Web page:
US regulators said Silicon Valley Bank depositors would be fully repaid as they acted to shore up the banking system after the lender’s implosion, unveiling emergency funding measures and closing down a second financial institution.
The Federal Reserve announced a new lending facility on Sunday aimed at providing extra funding to eligible institutions to ensure that “banks have the ability to meet the needs of all their depositors”. The US central bank said it was “prepared to address any liquidity pressures that may arise”.
The Fed facility is part of a broader effort by regulators, including Treasury secretary Janet Yellen, Fed chair Jay Powell and Martin Gruenberg of the Federal Deposit Insurance Corporation, to avoid spillovers across the financial system and reassure customers that their money is safe following the second-largest bank failure in US history.
The measures come after a frenzied weekend marked by a chaotic search for a potential buyer for SVB and regulators’ closure of New York-based Signature Bank.
The so-called Bank Term Funding Program will offer loans of up to one year to lenders that pledge collateral including US Treasuries and other “qualifying assets”, which will be valued at par.
The programme will eliminate an institution’s “need to quickly sell those securities in times of stress” and would be enough to cover all uninsured US deposits, the Fed said. The facility is backstopped by the Treasury, which put up $25bn. The discount window, where banks can access funding at a slight penalty, remained “open and available”, the central bank added.
The regulators said all depositors of SVB would have access to their money on Monday, as would those of Signature, which was closed by the New York Department of Financial Services before being placed under FDIC control and marketed for sale.
Officials on Sunday said no losses stemming from the resolution of either SVB or Signature’s deposits would be borne by the taxpayer. Any shortfall would be funded by a levy on the rest of the banking system. They added that shareholders and certain unsecured debtholders would not be protected.
A number of venture capitalists said Signature was the most exposed lender after SVB because it also had a concentrated customer base, significant exposure to cryptocurrencies and technology companies and a high proportion of uninsured deposits.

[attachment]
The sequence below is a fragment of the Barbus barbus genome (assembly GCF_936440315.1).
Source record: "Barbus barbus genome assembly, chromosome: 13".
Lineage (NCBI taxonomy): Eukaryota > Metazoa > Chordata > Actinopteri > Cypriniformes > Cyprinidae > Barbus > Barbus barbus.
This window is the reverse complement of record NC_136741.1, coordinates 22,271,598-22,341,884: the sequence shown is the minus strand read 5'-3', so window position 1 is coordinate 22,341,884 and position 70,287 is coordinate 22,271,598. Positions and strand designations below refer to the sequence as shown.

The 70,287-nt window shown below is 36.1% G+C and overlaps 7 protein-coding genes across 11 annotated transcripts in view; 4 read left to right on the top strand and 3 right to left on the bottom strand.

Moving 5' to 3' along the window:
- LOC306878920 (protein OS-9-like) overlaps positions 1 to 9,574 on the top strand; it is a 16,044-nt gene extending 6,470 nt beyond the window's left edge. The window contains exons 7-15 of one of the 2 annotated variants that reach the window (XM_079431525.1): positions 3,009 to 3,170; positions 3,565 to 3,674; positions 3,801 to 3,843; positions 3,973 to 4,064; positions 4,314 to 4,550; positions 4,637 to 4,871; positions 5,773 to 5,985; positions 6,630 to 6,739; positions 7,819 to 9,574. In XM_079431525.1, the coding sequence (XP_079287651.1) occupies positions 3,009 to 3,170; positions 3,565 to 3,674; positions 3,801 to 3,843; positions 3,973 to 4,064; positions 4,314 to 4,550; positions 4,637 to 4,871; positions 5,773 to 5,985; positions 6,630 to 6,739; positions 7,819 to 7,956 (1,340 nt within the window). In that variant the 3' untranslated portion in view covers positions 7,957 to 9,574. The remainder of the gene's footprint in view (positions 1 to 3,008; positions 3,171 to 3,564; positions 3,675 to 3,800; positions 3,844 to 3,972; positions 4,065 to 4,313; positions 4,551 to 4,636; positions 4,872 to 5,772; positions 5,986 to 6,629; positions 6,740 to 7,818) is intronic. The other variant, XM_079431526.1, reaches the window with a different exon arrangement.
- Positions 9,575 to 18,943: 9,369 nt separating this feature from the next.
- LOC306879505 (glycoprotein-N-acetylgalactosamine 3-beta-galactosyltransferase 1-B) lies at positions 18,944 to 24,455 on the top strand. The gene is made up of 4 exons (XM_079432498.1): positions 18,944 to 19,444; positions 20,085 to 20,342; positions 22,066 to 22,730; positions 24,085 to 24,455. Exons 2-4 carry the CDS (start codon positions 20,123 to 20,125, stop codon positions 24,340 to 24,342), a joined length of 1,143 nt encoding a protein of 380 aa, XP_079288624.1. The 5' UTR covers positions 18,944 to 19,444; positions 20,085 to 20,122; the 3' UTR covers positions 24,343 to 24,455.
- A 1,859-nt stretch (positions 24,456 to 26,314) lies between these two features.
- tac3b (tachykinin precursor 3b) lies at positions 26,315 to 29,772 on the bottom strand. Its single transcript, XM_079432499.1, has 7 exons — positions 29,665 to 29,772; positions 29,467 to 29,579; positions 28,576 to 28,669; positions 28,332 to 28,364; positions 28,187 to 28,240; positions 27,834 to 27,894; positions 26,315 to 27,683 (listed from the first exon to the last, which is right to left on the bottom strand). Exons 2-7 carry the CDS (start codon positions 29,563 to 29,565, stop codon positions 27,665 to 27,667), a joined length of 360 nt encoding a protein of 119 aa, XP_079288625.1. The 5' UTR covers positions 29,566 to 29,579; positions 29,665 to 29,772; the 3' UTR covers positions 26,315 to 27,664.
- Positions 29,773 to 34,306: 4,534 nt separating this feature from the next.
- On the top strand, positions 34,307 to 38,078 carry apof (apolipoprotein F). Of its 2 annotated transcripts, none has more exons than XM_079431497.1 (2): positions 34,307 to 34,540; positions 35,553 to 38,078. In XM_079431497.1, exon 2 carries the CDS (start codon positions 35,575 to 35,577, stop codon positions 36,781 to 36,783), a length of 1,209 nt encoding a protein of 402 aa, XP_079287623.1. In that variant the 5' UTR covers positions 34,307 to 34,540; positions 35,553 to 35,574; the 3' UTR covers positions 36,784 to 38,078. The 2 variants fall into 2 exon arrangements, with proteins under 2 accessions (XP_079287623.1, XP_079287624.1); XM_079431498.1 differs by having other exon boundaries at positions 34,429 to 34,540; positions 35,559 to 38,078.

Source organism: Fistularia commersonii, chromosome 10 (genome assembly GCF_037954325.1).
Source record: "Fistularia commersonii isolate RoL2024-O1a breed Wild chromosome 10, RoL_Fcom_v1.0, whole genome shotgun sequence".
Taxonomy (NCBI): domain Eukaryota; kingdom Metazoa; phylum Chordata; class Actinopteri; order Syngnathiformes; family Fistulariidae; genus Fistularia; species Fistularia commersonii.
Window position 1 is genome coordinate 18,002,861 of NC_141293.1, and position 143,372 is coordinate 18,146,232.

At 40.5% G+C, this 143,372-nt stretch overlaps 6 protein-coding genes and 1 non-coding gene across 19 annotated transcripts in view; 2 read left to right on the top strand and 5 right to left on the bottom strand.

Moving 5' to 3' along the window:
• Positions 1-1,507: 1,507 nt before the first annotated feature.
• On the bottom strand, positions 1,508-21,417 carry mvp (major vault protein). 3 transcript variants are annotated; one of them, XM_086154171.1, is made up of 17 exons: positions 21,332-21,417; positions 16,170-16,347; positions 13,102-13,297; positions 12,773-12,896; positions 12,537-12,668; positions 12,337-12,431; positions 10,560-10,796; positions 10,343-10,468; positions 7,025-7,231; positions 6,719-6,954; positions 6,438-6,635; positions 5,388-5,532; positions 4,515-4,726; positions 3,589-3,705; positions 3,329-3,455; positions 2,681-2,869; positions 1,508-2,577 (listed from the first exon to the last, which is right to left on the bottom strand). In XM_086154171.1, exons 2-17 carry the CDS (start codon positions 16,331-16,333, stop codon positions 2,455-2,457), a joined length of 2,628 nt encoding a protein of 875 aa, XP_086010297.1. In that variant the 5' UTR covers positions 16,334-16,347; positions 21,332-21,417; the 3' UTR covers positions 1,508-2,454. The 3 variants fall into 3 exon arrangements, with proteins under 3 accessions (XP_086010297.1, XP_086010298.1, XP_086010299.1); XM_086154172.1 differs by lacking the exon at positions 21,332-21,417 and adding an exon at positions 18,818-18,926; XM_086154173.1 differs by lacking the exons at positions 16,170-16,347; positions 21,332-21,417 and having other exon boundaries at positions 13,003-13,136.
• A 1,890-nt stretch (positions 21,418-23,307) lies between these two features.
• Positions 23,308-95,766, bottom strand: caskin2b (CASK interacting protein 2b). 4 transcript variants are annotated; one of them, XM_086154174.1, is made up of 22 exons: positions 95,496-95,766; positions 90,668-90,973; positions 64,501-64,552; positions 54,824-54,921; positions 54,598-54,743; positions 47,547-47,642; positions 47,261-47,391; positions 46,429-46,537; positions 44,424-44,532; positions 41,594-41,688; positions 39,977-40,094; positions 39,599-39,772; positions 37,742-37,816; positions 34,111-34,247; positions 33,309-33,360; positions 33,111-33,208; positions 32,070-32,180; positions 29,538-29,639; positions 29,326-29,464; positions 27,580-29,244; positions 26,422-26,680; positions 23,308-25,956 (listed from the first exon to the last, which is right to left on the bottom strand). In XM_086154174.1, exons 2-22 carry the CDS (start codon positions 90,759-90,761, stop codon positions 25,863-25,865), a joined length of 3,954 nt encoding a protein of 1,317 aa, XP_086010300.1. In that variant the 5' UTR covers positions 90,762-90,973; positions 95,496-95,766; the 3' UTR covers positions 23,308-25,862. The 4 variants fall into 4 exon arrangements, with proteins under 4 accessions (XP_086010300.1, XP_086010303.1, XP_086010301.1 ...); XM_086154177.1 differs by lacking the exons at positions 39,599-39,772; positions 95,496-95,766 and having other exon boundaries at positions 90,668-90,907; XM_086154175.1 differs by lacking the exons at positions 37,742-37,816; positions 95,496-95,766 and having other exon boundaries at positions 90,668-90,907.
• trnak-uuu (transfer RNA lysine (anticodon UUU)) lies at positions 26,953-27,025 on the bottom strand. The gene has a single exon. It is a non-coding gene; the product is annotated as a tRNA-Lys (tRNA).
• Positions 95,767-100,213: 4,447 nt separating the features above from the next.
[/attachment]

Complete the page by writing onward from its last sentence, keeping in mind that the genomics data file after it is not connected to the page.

Of Signature’s $89bn in deposits, 90 per cent were not insured by the FDIC at the end of last year, according to a regulatory filing. Roughly a fifth of its total deposits were related to digital assets as of December 31.
Gary Gensler, chair of the Securities and Exchange Commission, vowed in a statement on Sunday to “investigate and bring enforcement actions” in the event of violations of federal securities law.
A senior US Treasury official told reporters on Sunday that Yellen had consulted with Joe Biden, the US president, before signing off on the plan to invoke a “systemic risk exception”, allowing all depositors of SVB and Signature to gain access to their money on Monday. In terms of SVB, there had not been enough time for a buyer to emerge and complete a successful auction.
Biden said in a statement he was pleased that his economic team “reached a prompt solution that protects American workers and small businesses, and keeps our financial system safe” while “taxpayer dollars are not put at risk”.
The senior Treasury official denied that the move represented a bailout because shareholders and bondholders of the two banks had been “wiped out”. The official said the “economy remains in good shape” and the financial system had a more solid “foundation” than in 2008.
Anat Admati, a finance professor at Stanford University, said regulators over the past few years had allowed the banking system to become fragile again and had no choice but to bail out Silicon Valley Bank.
“When it gets to this point and you are in a hostage situation, there is nothing else you can do,” Admati said. “But there is no other word for this other than to call it a bailout.”
The move underscored US regulators’ concerns about potential spillovers, which motivated the establishment of the Fed facility to help prevent bank runs. The senior Treasury official said they saw “similarities” in the situations at some of SVB and Signature’s peers and wanted to ensure depositors would not suddenly withdraw.
Neither SVB nor Signature — leading lenders for the start-up community and cryptocurrency industry — was likely to be acquired by a rival bank as all the potential buyers had so far walked away, said people with direct knowledge of the negotiations and who have been working with SVB and the government.
PNC, a large US bank, and Canada’s RBC were invited to buy SVB but decided against bidding, said people with direct knowledge of the matter.
America’s five largest banks, including JPMorgan and Bank of America, would also not be buyers, these people said.
For a transaction to make sense for any buyer, the US government would be required to cover part of their losses, said a person working with SVB.
Separately, New York-based investment bank Centerview Partners has been hired to sell SVB’s assets not related to customers’ deposits, including its investment bank and capital business, said people with direct knowledge of the matter.
Additional reporting by Joshua Franklin and Stephen Gandel in New York, Stefania Palma in Washington and George Hammond in San Francisco